Skip to main content

Staying Local

We're nearing the end of festival season. Mount Airy, Clifftop and Galax have all come and gone. Yet another year that I've stayed home. One of these days I'll get to one of those bigger events. Meanwhile, I made a brief appearance this weekend at my favorite local festival: Raccoon County.

Our hero jamming with friends.
The Raccoon County Music Festival occurs every August at the Geauga County Century Village Museum in Burton, Ohio. There were a variety of musical acts on two stages, from polka to old-time, as well as some workshops and a square dance at the end of the day.

Throughout the grounds, people toured the historical buildings and played games, while others gathered to play music. With only a couple hours to spare, I tested out my new banjo setup among live victims (other than my wife and dog). It's hard to believe it's been more than two months since I've played my banjo with others.

My local banjo hero, Mark Olitsky, gave a workshop later in the day, but sadly I couldn't stay that long to attend. Hopefully, he'll be hosting another session at the upcoming Kent State Folk Festival (now called the 'Round Town Festival for whatever reason) in September.

This week, there's still more for the old-time music fan in Northeast Ohio, as Frank Fairfield plays the Beachland Tavern tomorrow at 8:30. Admission is $10.

If you keep an eye out, you can find plenty of good banjo times in your our own neck of the woods. Pick a good one.

Comments

Popular posts from this blog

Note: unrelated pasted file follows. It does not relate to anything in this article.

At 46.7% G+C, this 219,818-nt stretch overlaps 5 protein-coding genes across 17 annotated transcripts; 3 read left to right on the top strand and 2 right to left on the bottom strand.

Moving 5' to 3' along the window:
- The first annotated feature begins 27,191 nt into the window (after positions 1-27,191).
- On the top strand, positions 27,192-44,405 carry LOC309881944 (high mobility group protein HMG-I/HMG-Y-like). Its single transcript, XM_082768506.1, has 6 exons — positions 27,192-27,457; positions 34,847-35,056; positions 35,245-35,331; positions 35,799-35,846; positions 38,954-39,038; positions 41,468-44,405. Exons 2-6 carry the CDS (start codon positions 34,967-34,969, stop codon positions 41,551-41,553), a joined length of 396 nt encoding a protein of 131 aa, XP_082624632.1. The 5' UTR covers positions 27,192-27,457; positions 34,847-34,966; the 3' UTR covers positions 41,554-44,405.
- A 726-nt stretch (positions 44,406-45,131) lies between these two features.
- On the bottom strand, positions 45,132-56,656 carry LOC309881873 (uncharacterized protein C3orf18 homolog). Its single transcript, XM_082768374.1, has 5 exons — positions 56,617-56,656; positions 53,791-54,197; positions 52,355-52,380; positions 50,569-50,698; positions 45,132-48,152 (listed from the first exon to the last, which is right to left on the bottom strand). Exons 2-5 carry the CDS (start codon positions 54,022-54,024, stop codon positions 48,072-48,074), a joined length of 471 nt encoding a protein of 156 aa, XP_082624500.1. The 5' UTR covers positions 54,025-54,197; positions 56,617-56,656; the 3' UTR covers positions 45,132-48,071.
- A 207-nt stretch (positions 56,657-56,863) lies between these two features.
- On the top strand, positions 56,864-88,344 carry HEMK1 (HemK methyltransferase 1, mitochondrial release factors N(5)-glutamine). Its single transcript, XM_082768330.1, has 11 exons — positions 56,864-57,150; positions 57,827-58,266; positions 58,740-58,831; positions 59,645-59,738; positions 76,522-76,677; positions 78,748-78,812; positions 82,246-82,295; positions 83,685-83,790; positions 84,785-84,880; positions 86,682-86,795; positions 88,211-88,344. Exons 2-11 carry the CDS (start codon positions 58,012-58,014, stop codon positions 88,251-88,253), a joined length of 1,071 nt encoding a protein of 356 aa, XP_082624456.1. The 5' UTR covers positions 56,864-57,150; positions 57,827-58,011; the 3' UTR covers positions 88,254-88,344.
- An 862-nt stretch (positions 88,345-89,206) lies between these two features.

Highwoods Documentary Not a Lost Cause After All

So, once upon a time, I tried to drum up support for a crowdfunded documentary project about the Highwoods Stringband. I donated money to help out, and more than a year later I provided an update on the slow progress. Last I heard, there was some old footage of the Highwoods they were trying to acquire. It's been three and a half years now that I first heard about the project, and I still haven't received my DVD.

I figured that's the risk you take with these crowdfunded, Kickstarter-type projects. I had all but given up the documentary as a lost cause. Until today. If I managed to convince any of you to help fund the project, I felt it my duty to pass along this update directly from Highwoods mainstay Walt Koken.
"After several delays and setbacks, we, the members of the Highwoods Stringband and Mudthumper Music have procured the vintage footage and photos in cooperation with the original producers and put them into the hands of another videographer, Larry Edelman, in …

Postcards: Vinyl Hunting Tour

Tuesday was a perfect day for a short driving tour to scour record stores for some vinyl. At my third stop, The Vinyl Groove in Bedford, Ohio, I came upon these two albums. The top one is Ed Haley, "Parkersburg Landing" (Rounder 1010), a selection of home recordings made in 1946 and released in 1976. The other is "Galax Va. Old Fiddlers' Convention" (Folkways FA 2435), released in 1964. Together they set me back $11 plus tax. It was a good day.

Master and Apprentice: Banjo Builder Workshop in Historic Peninsula, Ohio

The 191-year-old Peninsula, Ohio, provided the backdrop to a parade of pedestrians making their way from station to station across the bucolic village for Music on the Porches on Saturday.

Inside the close confines of Bronson Church, founded in 1835, a master and apprentice presented a free workshop on the art of instrument building. That master being the renowned banjo builder and artist Doug Unger and his former apprentice Mark Ward.

Unger and Ward began the workshop by playing several old-time tunes, discussing their work and the music, and taking questions from the audience. Unger then invited the spectators to step up to the front to see the instruments.